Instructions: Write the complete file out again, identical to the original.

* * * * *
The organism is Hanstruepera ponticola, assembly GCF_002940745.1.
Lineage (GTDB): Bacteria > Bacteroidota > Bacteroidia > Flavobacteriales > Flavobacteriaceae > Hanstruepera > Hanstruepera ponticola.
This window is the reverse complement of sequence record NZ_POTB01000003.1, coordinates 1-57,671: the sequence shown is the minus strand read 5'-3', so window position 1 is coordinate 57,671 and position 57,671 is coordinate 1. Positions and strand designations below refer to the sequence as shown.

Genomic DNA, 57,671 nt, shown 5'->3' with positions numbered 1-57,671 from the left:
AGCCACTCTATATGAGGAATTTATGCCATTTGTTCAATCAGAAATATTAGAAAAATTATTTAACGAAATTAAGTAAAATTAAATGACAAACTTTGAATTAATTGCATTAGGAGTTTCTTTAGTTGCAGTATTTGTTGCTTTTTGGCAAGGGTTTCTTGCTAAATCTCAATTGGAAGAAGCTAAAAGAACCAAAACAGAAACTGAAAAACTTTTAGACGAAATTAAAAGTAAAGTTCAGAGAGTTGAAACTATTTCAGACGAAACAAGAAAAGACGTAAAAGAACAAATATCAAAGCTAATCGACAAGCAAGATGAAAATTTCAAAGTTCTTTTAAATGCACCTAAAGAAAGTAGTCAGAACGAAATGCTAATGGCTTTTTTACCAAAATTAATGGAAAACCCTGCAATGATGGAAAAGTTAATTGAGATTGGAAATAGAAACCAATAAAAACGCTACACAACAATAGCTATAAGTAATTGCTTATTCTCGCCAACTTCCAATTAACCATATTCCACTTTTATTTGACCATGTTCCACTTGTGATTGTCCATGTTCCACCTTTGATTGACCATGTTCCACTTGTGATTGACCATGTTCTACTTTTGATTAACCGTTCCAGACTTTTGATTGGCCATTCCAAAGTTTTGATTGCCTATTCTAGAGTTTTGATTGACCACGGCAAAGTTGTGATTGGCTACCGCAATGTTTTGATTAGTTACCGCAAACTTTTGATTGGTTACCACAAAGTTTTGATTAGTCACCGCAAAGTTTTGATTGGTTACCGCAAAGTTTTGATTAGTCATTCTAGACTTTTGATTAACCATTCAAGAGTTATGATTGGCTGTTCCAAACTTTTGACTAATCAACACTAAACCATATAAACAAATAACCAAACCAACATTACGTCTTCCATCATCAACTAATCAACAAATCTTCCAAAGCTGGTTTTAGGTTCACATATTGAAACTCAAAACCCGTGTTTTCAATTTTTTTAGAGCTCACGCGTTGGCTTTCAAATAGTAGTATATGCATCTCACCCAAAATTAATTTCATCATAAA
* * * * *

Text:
The organism is Hanstruepera ponticola, assembly GCF_002940745.1.
Lineage (GTDB): Bacteria > Bacteroidota > Bacteroidia > Flavobacteriales > Flavobacteriaceae > Hanstruepera > Hanstruepera ponticola.
This window is the reverse complement of sequence record NZ_POTB01000003.1, coordinates 1-57,671: the sequence shown is the minus strand read 5'-3', so window position 1 is coordinate 57,671 and position 57,671 is coordinate 1. Positions and strand designations below refer to the sequence as shown.

Genomic DNA, 57,671 nt, shown 5'->3' with positions numbered 1-57,671 from the left:
AGCCACTCTATATGAGGAATTTATGCCATTTGTTCAATCAGAAATATTAGAAAAATTATTTAACGAAATTAAGTAAAATTAAATGACAAACTTTGAATTAATTGCATTAGGAGTTTCTTTAGTTGCAGTATTTGTTGCTTTTTGGCAAGGGTTTCTTGCTAAATCTCAATTGGAAGAAGCTAAAAGAACCAAAACAGAAACTGAAAAACTTTTAGACGAAATTAAAAGTAAAGTTCAGAGAGTTGAAACTATTTCAGACGAAACAAGAAAAGACGTAAAAGAACAAATATCAAAGCTAATCGACAAGCAAGATGAAAATTTCAAAGTTCTTTTAAATGCACCTAAAGAAAGTAGTCAGAACGAAATGCTAATGGCTTTTTTACCAAAATTAATGGAAAACCCTGCAATGATGGAAAAGTTAATTGAGATTGGAAATAGAAACCAATAAAAACGCTACACAACAATAGCTATAAGTAATTGCTTATTCTCGCCAACTTCCAATTAACCATATTCCACTTTTATTTGACCATGTTCCACTTGTGATTGTCCATGTTCCACCTTTGATTGACCATGTTCCACTTGTGATTGACCATGTTCTACTTTTGATTAACCGTTCCAGACTTTTGATTGGCCATTCCAAAGTTTTGATTGCCTATTCTAGAGTTTTGATTGACCACGGCAAAGTTGTGATTGGCTACCGCAATGTTTTGATTAGTTACCGCAAACTTTTGATTGGTTACCACAAAGTTTTGATTAGTCACCGCAAAGTTTTGATTGGTTACCGCAAAGTTTTGATTAGTCATTCTAGACTTTTGATTAACCATTCAAGAGTTATGATTGGCTGTTCCAAACTTTTGACTAATCAACACTAAACCATATAAACAAATAACCAAACCAACATTACGTCTTCCATCATCAACTAATCAACAAATCTTCCAAAGCTGGTTTTAGGTTCACATATTGAAACTCAAAACCCGTGTTTTCAATTTTTTTAGAGCTCACGCGTTGGCTTTCAAATAGTAGTATATGCATCTCACCCAAAATTAATTTCATCATAAA